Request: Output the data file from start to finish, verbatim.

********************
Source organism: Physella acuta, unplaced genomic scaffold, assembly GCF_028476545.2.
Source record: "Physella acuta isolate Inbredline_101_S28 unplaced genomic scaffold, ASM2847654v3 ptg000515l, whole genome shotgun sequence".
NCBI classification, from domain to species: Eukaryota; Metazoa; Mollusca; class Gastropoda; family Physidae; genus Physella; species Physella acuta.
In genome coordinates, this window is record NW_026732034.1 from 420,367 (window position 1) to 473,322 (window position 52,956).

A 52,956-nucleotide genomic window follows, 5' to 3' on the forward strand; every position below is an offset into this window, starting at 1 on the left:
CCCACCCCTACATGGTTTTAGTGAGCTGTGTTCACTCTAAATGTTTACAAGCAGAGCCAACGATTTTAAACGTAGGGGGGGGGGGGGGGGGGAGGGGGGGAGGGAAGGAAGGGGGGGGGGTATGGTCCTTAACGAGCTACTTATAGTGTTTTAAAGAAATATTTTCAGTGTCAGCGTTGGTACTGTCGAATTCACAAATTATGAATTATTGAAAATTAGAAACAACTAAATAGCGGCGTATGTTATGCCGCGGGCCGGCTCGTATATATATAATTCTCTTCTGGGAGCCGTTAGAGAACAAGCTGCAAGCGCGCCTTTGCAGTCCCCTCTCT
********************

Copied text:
Source organism: Physella acuta, unplaced genomic scaffold, assembly GCF_028476545.2.
Source record: "Physella acuta isolate Inbredline_101_S28 unplaced genomic scaffold, ASM2847654v3 ptg000515l, whole genome shotgun sequence".
NCBI classification, from domain to species: Eukaryota; Metazoa; Mollusca; class Gastropoda; family Physidae; genus Physella; species Physella acuta.
In genome coordinates, this window is record NW_026732034.1 from 420,367 (window position 1) to 473,322 (window position 52,956).

A 52,956-nucleotide genomic window follows, 5' to 3' on the forward strand; every position below is an offset into this window, starting at 1 on the left:
CCCACCCCTACATGGTTTTAGTGAGCTGTGTTCACTCTAAATGTTTACAAGCAGAGCCAACGATTTTAAACGTAGGGGGGGGGGGGGGGGGGAGGGGGGGAGGGAAGGAAGGGGGGGGGGTATGGTCCTTAACGAGCTACTTATAGTGTTTTAAAGAAATATTTTCAGTGTCAGCGTTGGTACTGTCGAATTCACAAATTATGAATTATTGAAAATTAGAAACAACTAAATAGCGGCGTATGTTATGCCGCGGGCCGGCTCGTATATATATAATTCTCTTCTGGGAGCCGTTAGAGAACAAGCTGCAAGCGCGCCTTTGCAGTCCCCTCTCT